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Sniffnoy comments on Self-fulfilling correlations - Less Wrong

103 Post author: PhilGoetz 26 August 2010 09:07PM

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Comment author: Sniffnoy 27 August 2010 12:26:47PM 2 points [-]

Presumably, you'd look at the accident rate for Volvos compared to the accident rate for similar cars driven by a similar demographic, as reflected, for instance in insurance rates. (My google-fu did not find accident rates posted on the internet, but insurance rates don't come out especially pro-Volvo.)

Tangential, but I think you may be looking at the wrong thing here; this is auto insurance. The thing it measures in addition to how often that sort of car gets into accidents, would be to what extent the car itself is resistant to damage, not how well it protects the passengers. And since other sorts of insurance aren't likely to depend on what sort of car you have, I'm not sure there's any sort of insurance you could look at for quite this info.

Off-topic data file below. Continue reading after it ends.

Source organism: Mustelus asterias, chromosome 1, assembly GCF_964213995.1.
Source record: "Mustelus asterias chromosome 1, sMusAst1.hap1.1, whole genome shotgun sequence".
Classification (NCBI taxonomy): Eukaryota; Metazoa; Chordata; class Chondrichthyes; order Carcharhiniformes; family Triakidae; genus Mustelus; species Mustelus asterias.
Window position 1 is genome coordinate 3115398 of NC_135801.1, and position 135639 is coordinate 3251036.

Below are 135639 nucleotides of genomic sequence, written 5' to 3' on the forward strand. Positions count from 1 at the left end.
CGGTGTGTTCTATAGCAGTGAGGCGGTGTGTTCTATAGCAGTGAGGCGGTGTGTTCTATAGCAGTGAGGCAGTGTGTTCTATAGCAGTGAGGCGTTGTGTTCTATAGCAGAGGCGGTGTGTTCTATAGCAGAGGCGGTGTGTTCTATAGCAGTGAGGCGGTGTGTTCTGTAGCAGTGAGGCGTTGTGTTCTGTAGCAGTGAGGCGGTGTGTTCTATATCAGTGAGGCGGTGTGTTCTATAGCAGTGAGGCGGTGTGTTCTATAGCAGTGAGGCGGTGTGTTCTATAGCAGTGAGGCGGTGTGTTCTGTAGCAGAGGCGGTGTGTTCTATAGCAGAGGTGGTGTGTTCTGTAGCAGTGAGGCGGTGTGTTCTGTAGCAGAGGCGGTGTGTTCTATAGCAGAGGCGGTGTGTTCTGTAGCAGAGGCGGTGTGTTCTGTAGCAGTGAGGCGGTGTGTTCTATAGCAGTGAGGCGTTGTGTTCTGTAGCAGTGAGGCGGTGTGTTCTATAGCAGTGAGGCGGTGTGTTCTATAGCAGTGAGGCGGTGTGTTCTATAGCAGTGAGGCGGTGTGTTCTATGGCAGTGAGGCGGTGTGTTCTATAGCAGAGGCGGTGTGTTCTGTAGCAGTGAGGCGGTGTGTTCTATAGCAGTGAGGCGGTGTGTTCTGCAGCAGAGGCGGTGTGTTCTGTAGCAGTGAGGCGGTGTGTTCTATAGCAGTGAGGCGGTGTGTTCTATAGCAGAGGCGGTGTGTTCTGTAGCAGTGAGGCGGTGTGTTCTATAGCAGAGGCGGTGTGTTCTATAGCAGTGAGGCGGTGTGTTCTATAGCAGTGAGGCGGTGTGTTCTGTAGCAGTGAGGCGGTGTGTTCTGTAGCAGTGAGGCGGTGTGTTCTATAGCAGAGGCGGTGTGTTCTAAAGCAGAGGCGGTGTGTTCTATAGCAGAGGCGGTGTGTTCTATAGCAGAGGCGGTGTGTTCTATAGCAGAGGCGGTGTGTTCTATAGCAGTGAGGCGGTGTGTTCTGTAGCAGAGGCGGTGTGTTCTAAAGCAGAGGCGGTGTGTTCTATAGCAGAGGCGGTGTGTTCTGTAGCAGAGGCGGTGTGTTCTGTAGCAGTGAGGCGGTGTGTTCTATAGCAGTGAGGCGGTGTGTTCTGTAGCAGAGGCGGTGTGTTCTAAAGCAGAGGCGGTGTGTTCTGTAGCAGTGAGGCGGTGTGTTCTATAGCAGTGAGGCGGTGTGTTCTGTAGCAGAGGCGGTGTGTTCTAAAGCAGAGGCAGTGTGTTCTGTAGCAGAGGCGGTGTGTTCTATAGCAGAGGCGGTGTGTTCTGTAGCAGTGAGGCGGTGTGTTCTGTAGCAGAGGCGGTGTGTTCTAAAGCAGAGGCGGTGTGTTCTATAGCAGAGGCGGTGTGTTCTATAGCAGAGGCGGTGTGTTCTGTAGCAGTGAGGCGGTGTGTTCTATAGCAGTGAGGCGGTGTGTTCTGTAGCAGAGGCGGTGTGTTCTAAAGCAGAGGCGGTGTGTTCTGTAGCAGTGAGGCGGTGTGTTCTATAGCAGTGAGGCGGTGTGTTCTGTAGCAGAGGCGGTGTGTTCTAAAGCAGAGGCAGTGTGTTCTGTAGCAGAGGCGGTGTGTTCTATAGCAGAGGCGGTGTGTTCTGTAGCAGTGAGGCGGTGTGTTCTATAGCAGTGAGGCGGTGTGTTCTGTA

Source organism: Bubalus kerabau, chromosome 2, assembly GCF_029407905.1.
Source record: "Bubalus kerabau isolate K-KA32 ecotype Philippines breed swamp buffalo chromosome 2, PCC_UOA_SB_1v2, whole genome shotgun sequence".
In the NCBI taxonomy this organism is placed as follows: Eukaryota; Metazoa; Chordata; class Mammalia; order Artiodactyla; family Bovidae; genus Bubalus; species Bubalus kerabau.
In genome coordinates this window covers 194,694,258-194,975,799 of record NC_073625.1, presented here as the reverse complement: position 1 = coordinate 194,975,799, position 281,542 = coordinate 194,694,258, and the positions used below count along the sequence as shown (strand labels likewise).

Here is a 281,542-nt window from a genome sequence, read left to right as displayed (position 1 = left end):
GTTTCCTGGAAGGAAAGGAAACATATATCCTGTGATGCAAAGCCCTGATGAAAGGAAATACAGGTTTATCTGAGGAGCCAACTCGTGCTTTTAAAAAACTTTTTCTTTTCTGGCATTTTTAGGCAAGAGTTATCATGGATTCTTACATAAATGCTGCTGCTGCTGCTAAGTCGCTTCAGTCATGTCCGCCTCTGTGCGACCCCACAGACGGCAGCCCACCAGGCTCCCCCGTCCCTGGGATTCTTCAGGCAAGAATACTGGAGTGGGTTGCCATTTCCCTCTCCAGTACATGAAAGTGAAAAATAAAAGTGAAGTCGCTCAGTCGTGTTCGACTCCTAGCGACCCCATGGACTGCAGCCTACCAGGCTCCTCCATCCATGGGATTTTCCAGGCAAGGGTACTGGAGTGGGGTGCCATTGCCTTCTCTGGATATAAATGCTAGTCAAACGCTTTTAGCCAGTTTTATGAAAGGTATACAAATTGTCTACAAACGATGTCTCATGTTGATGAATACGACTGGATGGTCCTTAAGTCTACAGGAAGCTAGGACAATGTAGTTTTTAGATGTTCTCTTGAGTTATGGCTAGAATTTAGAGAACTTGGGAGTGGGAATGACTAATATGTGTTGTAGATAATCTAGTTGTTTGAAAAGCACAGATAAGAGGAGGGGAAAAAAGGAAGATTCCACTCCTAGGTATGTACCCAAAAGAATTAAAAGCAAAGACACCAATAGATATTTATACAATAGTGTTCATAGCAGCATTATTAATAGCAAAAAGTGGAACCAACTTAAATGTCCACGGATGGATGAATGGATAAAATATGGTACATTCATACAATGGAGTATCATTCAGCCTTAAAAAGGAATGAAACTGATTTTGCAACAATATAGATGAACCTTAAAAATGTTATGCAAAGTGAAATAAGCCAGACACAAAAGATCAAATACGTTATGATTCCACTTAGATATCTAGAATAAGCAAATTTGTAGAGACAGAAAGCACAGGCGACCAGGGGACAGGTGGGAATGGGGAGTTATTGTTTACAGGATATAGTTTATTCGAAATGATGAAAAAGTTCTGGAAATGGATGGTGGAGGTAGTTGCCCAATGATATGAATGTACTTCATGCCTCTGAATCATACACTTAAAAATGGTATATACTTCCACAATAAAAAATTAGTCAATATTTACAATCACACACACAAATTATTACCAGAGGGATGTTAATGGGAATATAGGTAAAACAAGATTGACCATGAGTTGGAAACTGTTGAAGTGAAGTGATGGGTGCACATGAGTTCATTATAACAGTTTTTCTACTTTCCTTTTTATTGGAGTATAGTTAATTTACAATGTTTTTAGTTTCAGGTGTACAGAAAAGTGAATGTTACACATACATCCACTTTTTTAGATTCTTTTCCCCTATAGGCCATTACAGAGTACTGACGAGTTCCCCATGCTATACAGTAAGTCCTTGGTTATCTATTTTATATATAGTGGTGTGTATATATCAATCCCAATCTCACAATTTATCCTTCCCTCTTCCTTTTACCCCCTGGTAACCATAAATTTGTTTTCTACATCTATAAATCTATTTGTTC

Comment author: brian_jaress 05 September 2010 07:44:58PM 1 point [-]

Auto insurance is broken down into different types of coverage, with injuries separate from damage to the car. In fact, I'm pretty sure your coverage makes a distinction between injuries to you and injuries to other people that are your fault. Every time I renew my insurance, they ask me if I want to change how much of each type of coverage I have.

The safety indicator that most car buyers look at is the crash test rating, usually done by a government or an insurance industry group. Maybe it's no longer part of the culture, but I remember when car ads would often show crash tests. I think there was one where the crash test dummies (like mannequins full of sensors) talked about which car they liked.

The Insurance Institute for Highway Safety has information on crash tests and statistics on accidents and payouts.